FT8 signals are spotted on RBN
As mentioned earlier, FT8 signals are picked up and spotted by RBN. For better or worse, people have come to rely on spotting for many types of ham radio operating. When on a SOTA or POTA activation, you really want to be spotted as such. For phone activations, I usually do that with a smartphone but that requires some extra effort and a mobile phone connection. FT8 and RBN take care of that for you.
FT8 logging is automated
The various FT8 software applications automatically log the QSO information, which means it is easy and less error-prone. After the activation, I just pull up the ADIF log file, check it for obvious errors, add in the SOTA/POTA info, and submit it to the appropriate websites.
FT8 is campsite friendly
This last one may be a bit subtle but I’ve found FT8 to be campsite friendly. By that, I mean I can get on the air at any time (early, late or at nap time) and not disturb anyone else. (On SSB, I would likely be enthusiastically yelling into the microphone trying to work a pileup.) Besides the audio noise factor, FT8 operation allows for multitasking. I can converse with my fellow campers while still keeping up with the FT8 flow. Alternatively, I can cook dinner, make a fire, or pack my backpack while the FT8 QSOs roll in. This may sound a little bit like cheating but, hey, whatever works.
So clearly, I’ve been having fun with FT8 for POTA. I consider it to be another tool in the toolkit. There are times when I will make good use of it but there will also be times to use other modes.
73 Bob K0NR
This past year, Joyce/\K0JJW and I did quite a few Summits On The Air (SOTA) and Parks On The Air (POTA) activations, often as part of an RV camping trip. During this time, we made some improvements to our portable gear. For SOTA, we primarily use the VHF/UHF bands but we have been sprinkling in a bit more HF activity. For POTA, we often don’t have a Height Above Average Terrain advantage, so we definitely use the HF bands.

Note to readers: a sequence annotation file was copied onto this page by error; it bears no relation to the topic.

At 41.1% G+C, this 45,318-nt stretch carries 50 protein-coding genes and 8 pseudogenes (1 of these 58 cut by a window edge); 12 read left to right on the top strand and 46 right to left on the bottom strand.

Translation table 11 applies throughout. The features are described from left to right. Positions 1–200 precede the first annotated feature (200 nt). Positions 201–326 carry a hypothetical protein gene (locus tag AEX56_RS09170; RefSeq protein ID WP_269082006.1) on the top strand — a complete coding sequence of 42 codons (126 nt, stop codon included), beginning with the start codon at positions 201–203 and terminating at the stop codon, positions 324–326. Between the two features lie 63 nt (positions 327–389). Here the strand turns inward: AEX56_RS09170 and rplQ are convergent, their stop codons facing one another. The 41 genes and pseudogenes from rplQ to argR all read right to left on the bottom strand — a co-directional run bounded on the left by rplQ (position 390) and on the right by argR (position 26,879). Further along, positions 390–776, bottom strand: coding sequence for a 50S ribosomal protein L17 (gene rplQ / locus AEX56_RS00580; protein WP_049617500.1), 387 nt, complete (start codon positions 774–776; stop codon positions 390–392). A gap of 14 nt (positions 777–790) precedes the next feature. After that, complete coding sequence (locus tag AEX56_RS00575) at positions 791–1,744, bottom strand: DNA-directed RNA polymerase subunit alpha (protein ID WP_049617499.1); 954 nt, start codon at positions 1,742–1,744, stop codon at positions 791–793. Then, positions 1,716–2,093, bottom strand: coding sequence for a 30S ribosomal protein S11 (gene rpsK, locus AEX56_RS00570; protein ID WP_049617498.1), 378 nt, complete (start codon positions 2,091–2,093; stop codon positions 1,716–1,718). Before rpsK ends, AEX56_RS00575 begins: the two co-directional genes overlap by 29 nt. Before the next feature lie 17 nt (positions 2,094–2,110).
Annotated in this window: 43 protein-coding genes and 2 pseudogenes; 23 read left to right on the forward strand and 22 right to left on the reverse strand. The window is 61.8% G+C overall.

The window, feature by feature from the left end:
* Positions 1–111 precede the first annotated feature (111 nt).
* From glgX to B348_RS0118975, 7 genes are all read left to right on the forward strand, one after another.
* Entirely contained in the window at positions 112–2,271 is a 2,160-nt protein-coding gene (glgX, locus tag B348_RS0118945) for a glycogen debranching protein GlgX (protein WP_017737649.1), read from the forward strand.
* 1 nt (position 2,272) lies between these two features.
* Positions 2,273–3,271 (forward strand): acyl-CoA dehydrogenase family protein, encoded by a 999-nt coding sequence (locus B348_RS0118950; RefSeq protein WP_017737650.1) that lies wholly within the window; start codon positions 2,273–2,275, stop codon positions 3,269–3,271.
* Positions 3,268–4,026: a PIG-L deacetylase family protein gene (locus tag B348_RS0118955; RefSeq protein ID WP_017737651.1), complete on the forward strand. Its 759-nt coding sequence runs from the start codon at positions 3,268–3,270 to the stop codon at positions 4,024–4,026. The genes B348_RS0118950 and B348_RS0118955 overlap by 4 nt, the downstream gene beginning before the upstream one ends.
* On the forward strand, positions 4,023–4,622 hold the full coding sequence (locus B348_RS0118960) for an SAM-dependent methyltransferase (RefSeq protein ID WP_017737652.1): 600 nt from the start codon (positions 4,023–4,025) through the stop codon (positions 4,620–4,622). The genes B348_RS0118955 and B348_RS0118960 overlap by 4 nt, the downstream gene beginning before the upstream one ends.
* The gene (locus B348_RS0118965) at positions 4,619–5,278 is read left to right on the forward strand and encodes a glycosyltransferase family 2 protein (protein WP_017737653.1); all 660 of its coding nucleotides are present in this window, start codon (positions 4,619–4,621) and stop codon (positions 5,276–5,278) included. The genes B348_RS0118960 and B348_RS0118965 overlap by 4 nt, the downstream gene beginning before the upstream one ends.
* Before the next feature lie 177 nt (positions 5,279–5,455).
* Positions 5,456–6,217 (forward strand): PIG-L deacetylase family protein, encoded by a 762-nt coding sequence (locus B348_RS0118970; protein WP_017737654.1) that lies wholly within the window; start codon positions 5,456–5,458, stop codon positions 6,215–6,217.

Our main goal was to have a backpack portable station for SOTA and POTA that can cover HF through 70 cm, on the most popular bands/modes including CW, SSB, FM and FT8.
Using The IC-705
The Icom IC-705 is a great transceiver for covering most HF, VHF and UHF bands. With an external battery, the transceiver puts out 10 watts of RF power. (This is a bit less than the 50 watts from our Yaesu FT-90, which is our default choice for 2m and 70 cm SOTA.) We have accumulated a number of Lithium Iron Phosphate batteries from Bioenno. They are all set up with PowerPole connectors and are easily interchanged. See a previous post, My SOTA Battery Journey.
Arguably the biggest weakness of the IC-705 is the lack of an internal antenna tuner for the HF bands. Of course, you can operate without a tuner by making sure your antenna is always 50 ohms. I find that limiting, especially under portable conditions where the antenna configuration might be compromised. Also, some common end-fed antennas that cover multiple bands are not a good match for all bands. There are external automatic antenna tuners available for the IC-705, so initially those looked like a good solution. Then I remembered that I had a small MFJ-902 Travel Tuner that could do the job. The MFJ-902 is a classic T-network with two variable capacitors and one variable inductor. I gave it a try and was impressed with how easy it was to tune using the SWR meter of the IC-705. This thing is simple and it works.